This isn’t exactly a topic I feel particularly comfortable with, but as it’s becoming more common than we’d like and I have unfortunately had some experience with it myself, I thought I would write about it.
The thing with self harming is, it doesn’t only mean cutting. It means anything that involves hurting yourself. I never really thought about this until recently, but I used to hurt myself right from the moment I struggled with Red Mist Syndrome. Before I used to lose complete control, I would bite my arm really hard. It would leave bruises and I am sadly left with a few scars. I would also frequently hit my head against the wall and hit my arm against the sink. I would mainly try and hurt my right arm so I could avoid going to school because I wouldn’t be able to write.
When I reached a stage in my life where I was no longer raging, self harming became more of a serious matter when I began cutting my wrist. It was only a few months before I told my mum about it, but it was the toughest few months I had ever faced.
The danger of it, was I wasn’t in control. Much like when I had red mist syndrome. I couldn’t recall what I was doing, and any damage I had caused for myself, I was unaware of until I was out of the trance-like state. It was just a way to release the anger and frustration. And as well as feeling relieved when I had let it out, I was also scared. I knew it was wrong and I knew it was dangerous, but it felt like it was the only thing I could do to release all the tension I had trouble with. Which is why it was only a few months before telling my mum what I was doing.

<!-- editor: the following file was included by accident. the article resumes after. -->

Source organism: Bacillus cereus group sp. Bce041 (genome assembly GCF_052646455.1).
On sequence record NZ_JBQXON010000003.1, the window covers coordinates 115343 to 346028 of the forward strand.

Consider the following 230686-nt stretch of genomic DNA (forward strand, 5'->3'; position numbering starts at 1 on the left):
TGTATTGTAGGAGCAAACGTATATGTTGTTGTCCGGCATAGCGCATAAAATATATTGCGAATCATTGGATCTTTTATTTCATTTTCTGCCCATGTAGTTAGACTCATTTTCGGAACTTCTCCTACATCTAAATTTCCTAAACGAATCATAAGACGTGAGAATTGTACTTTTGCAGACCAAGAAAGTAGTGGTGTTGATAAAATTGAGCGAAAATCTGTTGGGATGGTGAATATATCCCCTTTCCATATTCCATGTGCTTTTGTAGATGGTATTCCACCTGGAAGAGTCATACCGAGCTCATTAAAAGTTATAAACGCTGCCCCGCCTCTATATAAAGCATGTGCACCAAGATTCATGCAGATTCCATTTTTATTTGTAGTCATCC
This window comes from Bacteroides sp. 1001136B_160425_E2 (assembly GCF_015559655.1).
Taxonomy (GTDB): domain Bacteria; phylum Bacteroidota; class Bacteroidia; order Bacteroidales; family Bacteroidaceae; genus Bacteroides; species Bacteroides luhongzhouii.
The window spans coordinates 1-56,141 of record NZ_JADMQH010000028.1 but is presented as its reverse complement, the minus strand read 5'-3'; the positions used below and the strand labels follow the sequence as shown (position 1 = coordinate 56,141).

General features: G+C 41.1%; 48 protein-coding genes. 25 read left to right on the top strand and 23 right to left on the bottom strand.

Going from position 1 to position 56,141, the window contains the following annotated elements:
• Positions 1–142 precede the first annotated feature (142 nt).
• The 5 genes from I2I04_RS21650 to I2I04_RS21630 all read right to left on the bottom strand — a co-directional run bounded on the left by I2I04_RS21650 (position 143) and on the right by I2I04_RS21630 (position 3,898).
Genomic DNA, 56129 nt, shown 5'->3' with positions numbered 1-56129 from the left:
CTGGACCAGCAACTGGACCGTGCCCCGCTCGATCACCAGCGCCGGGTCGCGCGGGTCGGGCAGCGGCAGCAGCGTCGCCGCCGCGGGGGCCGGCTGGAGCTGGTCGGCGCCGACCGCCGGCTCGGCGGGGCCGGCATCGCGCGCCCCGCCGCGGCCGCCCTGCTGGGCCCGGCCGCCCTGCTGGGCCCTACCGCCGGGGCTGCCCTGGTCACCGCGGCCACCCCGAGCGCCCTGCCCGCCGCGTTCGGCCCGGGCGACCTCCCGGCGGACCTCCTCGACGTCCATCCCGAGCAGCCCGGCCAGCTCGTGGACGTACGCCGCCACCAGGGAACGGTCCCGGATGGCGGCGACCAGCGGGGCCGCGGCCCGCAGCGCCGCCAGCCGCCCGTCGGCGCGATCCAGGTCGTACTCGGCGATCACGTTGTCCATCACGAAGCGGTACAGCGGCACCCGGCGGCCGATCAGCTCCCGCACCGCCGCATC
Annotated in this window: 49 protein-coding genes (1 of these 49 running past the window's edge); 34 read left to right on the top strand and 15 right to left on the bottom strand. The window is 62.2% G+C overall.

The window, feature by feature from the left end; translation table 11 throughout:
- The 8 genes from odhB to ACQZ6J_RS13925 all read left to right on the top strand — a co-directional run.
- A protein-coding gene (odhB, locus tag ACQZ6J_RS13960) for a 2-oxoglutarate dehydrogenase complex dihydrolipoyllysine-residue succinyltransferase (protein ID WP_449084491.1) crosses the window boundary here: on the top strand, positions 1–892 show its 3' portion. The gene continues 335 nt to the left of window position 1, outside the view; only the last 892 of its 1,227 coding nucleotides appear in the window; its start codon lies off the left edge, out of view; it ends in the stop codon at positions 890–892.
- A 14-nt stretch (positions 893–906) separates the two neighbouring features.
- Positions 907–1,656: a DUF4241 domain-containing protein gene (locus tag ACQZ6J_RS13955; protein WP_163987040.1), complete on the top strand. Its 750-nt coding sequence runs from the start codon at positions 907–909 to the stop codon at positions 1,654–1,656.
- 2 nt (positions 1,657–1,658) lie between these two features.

Unfortunately, I did have a relapse which has left me physically and mentally scarred for life. I am now reduced to tears thinking about that moment, and admittedly, I am struggling to write this. But as scary as it was, I am now aware of the dangers of it. I was scared of the stress it had under my family and the reaction my dad had when he saw what I had done, has left me distraught. After this particular incident, I have not harmed myself since.
However, suffering with depression has not made any future suicidal thoughts subside. It is very easy to fall into a pit and just not bother. Especially when (like myself) you can’t get out the house alone, have serious anxiety that it limits you from doing pretty much anything and sitting at home doing nothing is mostly more exciting than going out.
I always say how my life is like a roller coaster. For a few weeks, maybe even a few months, I’ll be at my best. I’ll still have problems, but I deal with them better. I don’t struggle with much anxiety when it comes to doing everyday things and I can wake up feeling happy. But after being at the top, I eventually fall. I’ll get low. My anxiety increases, I forget to do normal things like wash my clothes or clean my room and it sometimes gets to the point where I can’t even be bothered to shower.
These low moments I face, feed the suicidal thoughts. It suddenly makes more sense for me to just give up and not bother. I forget that I could have a life and be happy because all that is concerning me at that moment is “why bother?”
Luckily I have taught myself to spot when my anxiety is elevated, as this is usually the first sign, and tell myself to not let it win. Even when I am at my worst, I will still go to the rescue as it always keeps me in check and lets me forget my worries.
I am a great believer in keeping busy. When you have time to sit and worry, it is likely to get worse. You have time to wonder why there is any reason to try and from there, it just gets harder. But eventually, I found what made me happy, and now I can handle my depression better than before. Something I never thought I would be able do.